SAO PAULO (Reuters) — Bayer AG’s Brazil unit has been relying on barter for more of its agrochemical sales, swapping its products with farmers for a portion of their crops to keep business healthy as the country emerges from the harshest recession on record.
With accessible credit lines scarce for Brazilian farmers, Bayer will use the barter operations to raise agrochemical sales to more than $300 million this year, said Eduardo Roncaglia, director of structured operations.
The volume of sales through barter operations will represent up to 25 percent of the unit’s total sales this year, up from a mere one percent in 2013, Roncaglia said.
“This is an important tool for producers and distributors to manage risk. And with the credit restrictions in Brazil, we think it is fundamental,” he said.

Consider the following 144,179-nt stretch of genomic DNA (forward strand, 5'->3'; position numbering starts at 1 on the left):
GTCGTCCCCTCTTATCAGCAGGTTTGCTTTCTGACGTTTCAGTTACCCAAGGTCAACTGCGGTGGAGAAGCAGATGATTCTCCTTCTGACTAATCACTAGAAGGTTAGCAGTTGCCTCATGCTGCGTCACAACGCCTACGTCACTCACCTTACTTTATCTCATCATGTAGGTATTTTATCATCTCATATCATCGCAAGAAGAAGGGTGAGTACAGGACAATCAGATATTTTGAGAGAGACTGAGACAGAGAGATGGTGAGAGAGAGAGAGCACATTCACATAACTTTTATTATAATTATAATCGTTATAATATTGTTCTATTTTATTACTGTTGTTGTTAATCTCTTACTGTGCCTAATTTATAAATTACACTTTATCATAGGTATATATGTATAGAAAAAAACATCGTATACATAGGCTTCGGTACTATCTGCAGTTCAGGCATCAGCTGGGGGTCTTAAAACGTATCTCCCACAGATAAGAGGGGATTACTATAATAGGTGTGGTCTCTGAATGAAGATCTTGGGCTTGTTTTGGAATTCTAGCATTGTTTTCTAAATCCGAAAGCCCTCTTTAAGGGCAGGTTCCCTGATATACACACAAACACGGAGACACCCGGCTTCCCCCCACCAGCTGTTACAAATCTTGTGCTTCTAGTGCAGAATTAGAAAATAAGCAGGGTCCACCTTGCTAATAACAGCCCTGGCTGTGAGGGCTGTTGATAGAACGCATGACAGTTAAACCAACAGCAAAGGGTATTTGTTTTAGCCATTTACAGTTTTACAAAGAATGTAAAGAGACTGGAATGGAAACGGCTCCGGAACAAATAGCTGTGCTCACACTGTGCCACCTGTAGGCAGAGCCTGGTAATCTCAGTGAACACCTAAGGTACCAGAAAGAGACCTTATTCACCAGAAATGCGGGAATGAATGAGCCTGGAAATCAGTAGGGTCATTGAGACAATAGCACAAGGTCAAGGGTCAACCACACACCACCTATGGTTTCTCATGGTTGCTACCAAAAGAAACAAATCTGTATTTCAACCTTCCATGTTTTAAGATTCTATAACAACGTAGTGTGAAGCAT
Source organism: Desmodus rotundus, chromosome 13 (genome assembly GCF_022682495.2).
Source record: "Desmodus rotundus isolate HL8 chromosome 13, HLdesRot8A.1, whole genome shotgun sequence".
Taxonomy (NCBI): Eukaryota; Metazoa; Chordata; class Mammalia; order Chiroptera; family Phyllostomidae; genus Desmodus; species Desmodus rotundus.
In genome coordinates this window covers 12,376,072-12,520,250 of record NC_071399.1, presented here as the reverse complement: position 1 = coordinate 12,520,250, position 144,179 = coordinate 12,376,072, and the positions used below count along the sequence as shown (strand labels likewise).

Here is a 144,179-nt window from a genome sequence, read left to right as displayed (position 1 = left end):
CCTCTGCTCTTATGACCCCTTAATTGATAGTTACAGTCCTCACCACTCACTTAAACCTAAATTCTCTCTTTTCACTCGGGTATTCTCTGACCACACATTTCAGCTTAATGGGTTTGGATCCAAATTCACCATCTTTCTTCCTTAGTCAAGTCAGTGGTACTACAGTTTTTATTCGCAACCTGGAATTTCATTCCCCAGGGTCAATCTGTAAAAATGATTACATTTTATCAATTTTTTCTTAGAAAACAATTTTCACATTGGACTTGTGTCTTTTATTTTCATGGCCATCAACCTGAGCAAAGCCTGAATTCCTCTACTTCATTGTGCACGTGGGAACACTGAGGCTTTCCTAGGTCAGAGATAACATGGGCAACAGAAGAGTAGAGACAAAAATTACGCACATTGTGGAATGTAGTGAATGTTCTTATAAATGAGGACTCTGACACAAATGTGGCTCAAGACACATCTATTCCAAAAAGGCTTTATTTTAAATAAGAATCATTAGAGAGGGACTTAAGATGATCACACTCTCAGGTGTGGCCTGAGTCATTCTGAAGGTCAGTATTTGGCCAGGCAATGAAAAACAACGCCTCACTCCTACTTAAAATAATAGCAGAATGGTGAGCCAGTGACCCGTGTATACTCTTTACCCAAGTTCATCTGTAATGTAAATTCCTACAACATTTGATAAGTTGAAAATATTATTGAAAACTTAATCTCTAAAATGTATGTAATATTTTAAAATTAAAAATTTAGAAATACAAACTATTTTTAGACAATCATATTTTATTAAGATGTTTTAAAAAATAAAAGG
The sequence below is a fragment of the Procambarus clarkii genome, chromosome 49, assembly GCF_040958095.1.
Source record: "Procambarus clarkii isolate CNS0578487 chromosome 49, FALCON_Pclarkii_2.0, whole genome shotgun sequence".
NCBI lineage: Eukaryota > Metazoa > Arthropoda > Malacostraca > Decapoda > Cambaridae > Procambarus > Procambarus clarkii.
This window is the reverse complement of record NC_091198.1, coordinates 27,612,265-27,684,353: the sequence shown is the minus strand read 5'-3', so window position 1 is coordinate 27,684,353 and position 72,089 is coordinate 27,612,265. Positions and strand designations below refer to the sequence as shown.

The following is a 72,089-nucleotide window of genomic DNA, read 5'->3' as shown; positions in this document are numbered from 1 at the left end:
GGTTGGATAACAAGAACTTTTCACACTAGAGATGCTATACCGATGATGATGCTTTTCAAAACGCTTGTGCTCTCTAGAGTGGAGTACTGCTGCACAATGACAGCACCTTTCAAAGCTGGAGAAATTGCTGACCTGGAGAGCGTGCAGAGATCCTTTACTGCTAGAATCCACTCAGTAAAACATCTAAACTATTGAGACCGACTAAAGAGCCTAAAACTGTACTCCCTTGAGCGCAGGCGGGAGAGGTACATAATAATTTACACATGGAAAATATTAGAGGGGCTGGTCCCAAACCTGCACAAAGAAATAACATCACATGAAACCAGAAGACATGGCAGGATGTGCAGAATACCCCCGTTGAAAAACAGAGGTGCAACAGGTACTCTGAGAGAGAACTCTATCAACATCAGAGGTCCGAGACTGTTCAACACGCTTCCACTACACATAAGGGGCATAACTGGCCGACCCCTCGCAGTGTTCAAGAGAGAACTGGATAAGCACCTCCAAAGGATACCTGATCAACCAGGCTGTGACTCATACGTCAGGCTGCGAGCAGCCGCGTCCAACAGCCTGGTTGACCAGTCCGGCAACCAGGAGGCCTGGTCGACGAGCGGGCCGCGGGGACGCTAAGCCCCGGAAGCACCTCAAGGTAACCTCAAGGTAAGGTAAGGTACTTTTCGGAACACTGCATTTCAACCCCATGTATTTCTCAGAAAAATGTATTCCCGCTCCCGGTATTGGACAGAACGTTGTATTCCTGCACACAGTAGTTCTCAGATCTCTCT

Bartering is a form of exchange that enables producers to reduce reliance on bank loans to finance the crop as they receive inputs such as agrochemicals from Bayer.
The strategy has also proven effective in times of excess production, which has lowered commodity prices. Those who locked in prices through barter exchanges in the last harvest had results 30 percent better, Roncaglia said.
Bayer does not receive the crops physically, but guarantees purchases as an intermediary between producers and trading companies.
Soy and cotton account for about 80 percent of Bayer’s agrochemical barter operations, but there are contracts involving other crops such as coffee, sugar, and corn.